C is for Creativity. Not just of the artsy kind, either. Yes, I’ve been songwriting and knitting and inventing my own branch of witchcraft (tee hee) but I’m also learning to cast a wider net when the usual options are failing. No solution is too outlandish to at least consider for a moment, and the impact on my daily interactions with kids, Thor, students, and friends has been substantial. I’m more fluid and at least a teensie tiny bit less stubborn.

C is for Connection. It is getting easier to deepen relationships with those around me as well as reach out to far-flung family and friends. I’ve struggled and mostly failed in the past to keep up with my siblings, college friends, and extended family, only partially consoled by our ability to snap back together like pop beads whenever we visit one another. I’m far from perfect, but I’m doing a lot better, and my college best friend and I actually have an established day and time to chat, which is no small feat for two employed people with small children, and are talking at least a few times a month. I cannot tell you how good that feels.

C is for Centered. I am not immune to the ups and downs of daily life. I still yell at my kids. I still screw up, all over the place some days. I don’t have any illusions of being mistaken for His Holiness the Dalai Lama anytime ever. But. But I come back to center so easily these days. Right now I’m working on and getting better at letting difficult emotions run through me for a solid, unsteady moment and then depart, leaving me able to catch my balance and move on in a way that feels even more healthy than all the flax and burdock root in the world (though both of the above are pretty super).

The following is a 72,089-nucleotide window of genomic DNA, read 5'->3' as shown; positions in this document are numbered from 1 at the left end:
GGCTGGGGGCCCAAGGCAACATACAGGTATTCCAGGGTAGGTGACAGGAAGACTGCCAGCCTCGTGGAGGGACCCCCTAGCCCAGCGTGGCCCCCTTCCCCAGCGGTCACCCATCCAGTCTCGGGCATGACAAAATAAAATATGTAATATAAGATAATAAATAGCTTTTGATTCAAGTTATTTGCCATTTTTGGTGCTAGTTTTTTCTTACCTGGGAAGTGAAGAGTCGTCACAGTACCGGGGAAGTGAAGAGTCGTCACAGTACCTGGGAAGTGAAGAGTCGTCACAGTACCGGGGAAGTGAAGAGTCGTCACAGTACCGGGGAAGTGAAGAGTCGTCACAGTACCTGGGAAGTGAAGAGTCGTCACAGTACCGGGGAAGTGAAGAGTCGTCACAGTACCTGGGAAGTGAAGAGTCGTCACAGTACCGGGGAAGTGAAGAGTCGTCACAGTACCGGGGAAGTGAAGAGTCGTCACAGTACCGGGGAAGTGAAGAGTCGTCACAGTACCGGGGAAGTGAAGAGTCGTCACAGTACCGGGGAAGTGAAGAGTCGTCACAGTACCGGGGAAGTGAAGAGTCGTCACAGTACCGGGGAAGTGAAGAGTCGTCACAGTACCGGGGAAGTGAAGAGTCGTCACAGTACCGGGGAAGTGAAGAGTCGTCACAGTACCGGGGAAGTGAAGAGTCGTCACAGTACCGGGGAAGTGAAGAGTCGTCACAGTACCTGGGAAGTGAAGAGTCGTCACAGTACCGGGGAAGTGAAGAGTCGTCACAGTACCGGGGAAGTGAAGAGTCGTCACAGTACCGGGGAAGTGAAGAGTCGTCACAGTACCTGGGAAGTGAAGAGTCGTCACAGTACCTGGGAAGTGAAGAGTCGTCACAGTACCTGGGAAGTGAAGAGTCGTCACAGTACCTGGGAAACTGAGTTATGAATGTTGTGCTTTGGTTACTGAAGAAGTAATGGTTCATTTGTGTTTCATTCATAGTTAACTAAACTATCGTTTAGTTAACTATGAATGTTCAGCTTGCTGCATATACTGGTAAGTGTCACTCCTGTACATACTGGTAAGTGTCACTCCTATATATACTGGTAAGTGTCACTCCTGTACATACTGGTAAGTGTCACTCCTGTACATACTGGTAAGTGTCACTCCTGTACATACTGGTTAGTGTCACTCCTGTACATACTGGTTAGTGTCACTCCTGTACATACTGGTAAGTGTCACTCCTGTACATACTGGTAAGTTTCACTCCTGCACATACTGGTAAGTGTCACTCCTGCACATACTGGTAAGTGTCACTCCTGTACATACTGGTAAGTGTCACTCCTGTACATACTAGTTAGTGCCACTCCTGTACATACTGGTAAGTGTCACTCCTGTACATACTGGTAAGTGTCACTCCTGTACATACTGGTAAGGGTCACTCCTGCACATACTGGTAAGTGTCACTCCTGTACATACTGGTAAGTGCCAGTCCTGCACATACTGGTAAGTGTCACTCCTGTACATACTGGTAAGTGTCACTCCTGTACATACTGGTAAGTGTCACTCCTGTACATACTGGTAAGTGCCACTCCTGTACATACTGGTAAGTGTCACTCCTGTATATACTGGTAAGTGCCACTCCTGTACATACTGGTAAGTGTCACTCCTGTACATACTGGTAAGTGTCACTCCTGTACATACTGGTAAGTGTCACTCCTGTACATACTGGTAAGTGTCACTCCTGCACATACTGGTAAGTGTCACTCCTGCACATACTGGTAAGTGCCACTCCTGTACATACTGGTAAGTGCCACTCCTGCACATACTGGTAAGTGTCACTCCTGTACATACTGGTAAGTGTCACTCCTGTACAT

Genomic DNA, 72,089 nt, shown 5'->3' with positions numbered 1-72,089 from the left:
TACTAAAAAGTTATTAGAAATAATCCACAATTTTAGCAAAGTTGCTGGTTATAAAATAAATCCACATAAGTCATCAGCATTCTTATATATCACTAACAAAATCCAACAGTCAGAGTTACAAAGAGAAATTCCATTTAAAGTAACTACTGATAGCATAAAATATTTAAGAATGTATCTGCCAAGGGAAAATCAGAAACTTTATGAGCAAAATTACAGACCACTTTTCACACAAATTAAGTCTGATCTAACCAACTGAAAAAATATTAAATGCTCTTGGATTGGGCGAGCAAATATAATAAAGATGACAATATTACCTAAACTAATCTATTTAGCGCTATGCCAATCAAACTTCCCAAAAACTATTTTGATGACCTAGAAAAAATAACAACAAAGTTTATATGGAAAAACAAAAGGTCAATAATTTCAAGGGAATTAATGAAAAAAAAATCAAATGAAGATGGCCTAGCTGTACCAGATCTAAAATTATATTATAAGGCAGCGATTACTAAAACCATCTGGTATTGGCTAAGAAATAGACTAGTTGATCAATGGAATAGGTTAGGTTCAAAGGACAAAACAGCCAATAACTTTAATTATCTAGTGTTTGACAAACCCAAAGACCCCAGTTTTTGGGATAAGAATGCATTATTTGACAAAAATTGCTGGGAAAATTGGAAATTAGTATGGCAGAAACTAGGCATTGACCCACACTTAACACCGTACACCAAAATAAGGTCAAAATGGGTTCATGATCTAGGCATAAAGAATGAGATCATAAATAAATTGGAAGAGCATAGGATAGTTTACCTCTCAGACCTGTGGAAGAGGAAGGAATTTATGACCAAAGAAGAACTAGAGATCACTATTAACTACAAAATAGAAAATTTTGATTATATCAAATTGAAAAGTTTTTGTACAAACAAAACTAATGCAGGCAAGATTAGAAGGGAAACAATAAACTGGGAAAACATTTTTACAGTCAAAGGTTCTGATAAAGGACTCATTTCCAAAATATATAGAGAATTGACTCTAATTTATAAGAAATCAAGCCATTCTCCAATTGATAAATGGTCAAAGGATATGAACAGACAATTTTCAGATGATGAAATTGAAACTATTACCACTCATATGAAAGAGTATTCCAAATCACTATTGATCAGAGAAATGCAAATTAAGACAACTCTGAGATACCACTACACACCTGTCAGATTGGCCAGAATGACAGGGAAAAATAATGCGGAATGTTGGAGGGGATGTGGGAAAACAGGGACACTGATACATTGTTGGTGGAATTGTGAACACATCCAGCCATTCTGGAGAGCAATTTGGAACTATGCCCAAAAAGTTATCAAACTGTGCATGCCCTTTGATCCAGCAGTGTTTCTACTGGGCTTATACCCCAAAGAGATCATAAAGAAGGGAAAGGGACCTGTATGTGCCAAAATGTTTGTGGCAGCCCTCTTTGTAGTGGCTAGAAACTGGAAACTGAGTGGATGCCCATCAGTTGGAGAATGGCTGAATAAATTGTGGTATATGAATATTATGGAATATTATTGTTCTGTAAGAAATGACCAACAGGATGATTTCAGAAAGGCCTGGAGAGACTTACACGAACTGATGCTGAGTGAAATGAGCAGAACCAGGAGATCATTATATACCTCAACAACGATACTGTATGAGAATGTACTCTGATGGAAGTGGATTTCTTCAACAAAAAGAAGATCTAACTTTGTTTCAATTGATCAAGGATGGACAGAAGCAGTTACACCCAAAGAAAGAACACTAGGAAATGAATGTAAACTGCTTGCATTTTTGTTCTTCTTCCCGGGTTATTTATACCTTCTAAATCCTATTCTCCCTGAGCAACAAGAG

And the number 4? Well, I have a family of four, am one of four siblings, routinely gather in a group of four close friends, have a four year old (who not infrequently acts like a fourteen year old), and really ought to yell “fore!” just as a matter of course on my funky winding path through this life.

Oh, and of course it’s still 2014 for another week and a half. Happy Solstice, everyone! May this darkest night bring you peace and healing and big piles of warm things like cats and blankets.


When You’re Smiling

I was a serious child and a shy one, prone to gazing mutely at enthusiastic adults with solemn, enormous eyes if I wasn’t in the mood for interaction.

My grandmother Millie was the opposite: vivacious as all get out, gutsy of voice and broad of smile.

“When you’re smiling,” she’d sing in her smoky alto, shimmying up a storm, “when you’re smiling, the whole world smiles with you…”

I don’t know how any person survives losing first a spouse, then a daughter within a handful of years, but she did so in a way that embraced both life and grief wholeheartedly.

Her religion is not mine, but there was common ground where it mattered: in services on the beach at sunrise, in sitting quietly with the memory of loved ones at sunset, in music of all sorts.

She lived to be 94 years old. Ninety-four and a half, actually. Can you fathom it? That’s exactly three times as old as I am, almost to the day. She lived to see all of her grandchildren reach adulthood, to meet her great-granddaughter. And in the most graceful of all possible exits, her curtain call was just enough to give fair warning. Then, this past Thursday, December 11th, 2014, she drifted off to sleep one final time.

I showed Owlet and Platypup photos and told all the stories I could think of. Platypup thought the one where Millie is holding infant me was of “Gama Jack” (Grandma Jackie) at first.


When I went out to honor her memory last night, I felt my lineage flare up within me more strongly than ever before. I felt how she had made my mom, my wonderful gem of a mother, and, in making her, had made me. Surrounded by the objects of my choosing — the first and last photos of she and I together, my mother’s ashes, a lilac-scented candle because lilacs always remind me of my mom, a sprig of fresh rosemary, a blue jay feather from Thor’s mother, three treasured stones (mugglestone, rose quartz, and blue lace agate), mom’s candle snuffer, and a scattering of lavender — I sent my love and said goodbye.





Post Navigation


Get every new post delivered to your Inbox.

Join 172 other followers

%d bloggers like this: